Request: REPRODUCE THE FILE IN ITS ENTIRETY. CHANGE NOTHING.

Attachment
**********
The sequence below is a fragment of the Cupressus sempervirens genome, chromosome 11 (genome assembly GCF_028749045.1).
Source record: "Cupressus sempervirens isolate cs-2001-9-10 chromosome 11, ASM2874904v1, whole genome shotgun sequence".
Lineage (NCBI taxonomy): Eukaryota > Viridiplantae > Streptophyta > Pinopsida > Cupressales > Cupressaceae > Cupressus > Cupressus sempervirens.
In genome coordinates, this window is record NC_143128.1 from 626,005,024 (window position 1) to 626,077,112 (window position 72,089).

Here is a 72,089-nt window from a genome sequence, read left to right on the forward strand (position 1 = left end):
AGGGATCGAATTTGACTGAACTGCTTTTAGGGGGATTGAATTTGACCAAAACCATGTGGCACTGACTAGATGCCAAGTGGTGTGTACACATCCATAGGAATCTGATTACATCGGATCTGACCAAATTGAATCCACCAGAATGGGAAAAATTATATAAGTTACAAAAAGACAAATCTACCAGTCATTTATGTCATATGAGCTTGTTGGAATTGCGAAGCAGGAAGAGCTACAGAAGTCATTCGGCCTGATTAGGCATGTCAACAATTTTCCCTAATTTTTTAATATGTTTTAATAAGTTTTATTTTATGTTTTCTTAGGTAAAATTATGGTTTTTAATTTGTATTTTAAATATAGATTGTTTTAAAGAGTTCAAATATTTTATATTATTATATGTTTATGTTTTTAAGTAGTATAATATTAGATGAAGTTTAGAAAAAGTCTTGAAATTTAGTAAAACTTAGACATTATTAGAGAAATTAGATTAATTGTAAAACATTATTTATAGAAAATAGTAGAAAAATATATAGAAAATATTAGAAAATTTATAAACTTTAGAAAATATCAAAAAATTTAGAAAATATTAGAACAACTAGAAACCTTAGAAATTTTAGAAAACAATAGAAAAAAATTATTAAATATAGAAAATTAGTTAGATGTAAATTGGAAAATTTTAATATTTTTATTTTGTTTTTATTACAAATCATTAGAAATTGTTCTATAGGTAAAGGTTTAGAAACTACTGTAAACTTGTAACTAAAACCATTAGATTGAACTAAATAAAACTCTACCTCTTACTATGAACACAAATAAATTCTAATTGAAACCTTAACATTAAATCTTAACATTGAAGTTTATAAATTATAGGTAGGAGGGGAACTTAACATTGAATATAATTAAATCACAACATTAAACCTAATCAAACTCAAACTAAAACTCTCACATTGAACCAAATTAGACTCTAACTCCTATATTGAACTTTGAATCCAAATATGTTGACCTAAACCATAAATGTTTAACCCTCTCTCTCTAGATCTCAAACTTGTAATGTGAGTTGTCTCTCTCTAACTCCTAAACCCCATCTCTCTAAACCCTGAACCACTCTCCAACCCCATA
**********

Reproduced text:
The sequence below is a fragment of the Cupressus sempervirens genome, chromosome 11 (genome assembly GCF_028749045.1).
Source record: "Cupressus sempervirens isolate cs-2001-9-10 chromosome 11, ASM2874904v1, whole genome shotgun sequence".
Lineage (NCBI taxonomy): Eukaryota > Viridiplantae > Streptophyta > Pinopsida > Cupressales > Cupressaceae > Cupressus > Cupressus sempervirens.
In genome coordinates, this window is record NC_143128.1 from 626,005,024 (window position 1) to 626,077,112 (window position 72,089).

Here is a 72,089-nt window from a genome sequence, read left to right on the forward strand (position 1 = left end):
AGGGATCGAATTTGACTGAACTGCTTTTAGGGGGATTGAATTTGACCAAAACCATGTGGCACTGACTAGATGCCAAGTGGTGTGTACACATCCATAGGAATCTGATTACATCGGATCTGACCAAATTGAATCCACCAGAATGGGAAAAATTATATAAGTTACAAAAAGACAAATCTACCAGTCATTTATGTCATATGAGCTTGTTGGAATTGCGAAGCAGGAAGAGCTACAGAAGTCATTCGGCCTGATTAGGCATGTCAACAATTTTCCCTAATTTTTTAATATGTTTTAATAAGTTTTATTTTATGTTTTCTTAGGTAAAATTATGGTTTTTAATTTGTATTTTAAATATAGATTGTTTTAAAGAGTTCAAATATTTTATATTATTATATGTTTATGTTTTTAAGTAGTATAATATTAGATGAAGTTTAGAAAAAGTCTTGAAATTTAGTAAAACTTAGACATTATTAGAGAAATTAGATTAATTGTAAAACATTATTTATAGAAAATAGTAGAAAAATATATAGAAAATATTAGAAAATTTATAAACTTTAGAAAATATCAAAAAATTTAGAAAATATTAGAACAACTAGAAACCTTAGAAATTTTAGAAAACAATAGAAAAAAATTATTAAATATAGAAAATTAGTTAGATGTAAATTGGAAAATTTTAATATTTTTATTTTGTTTTTATTACAAATCATTAGAAATTGTTCTATAGGTAAAGGTTTAGAAACTACTGTAAACTTGTAACTAAAACCATTAGATTGAACTAAATAAAACTCTACCTCTTACTATGAACACAAATAAATTCTAATTGAAACCTTAACATTAAATCTTAACATTGAAGTTTATAAATTATAGGTAGGAGGGGAACTTAACATTGAATATAATTAAATCACAACATTAAACCTAATCAAACTCAAACTAAAACTCTCACATTGAACCAAATTAGACTCTAACTCCTATATTGAACTTTGAATCCAAATATGTTGACCTAAACCATAAATGTTTAACCCTCTCTCTCTAGATCTCAAACTTGTAATGTGAGTTGTCTCTCTCTAACTCCTAAACCCCATCTCTCTAAACCCTGAACCACTCTCCAACCCCATA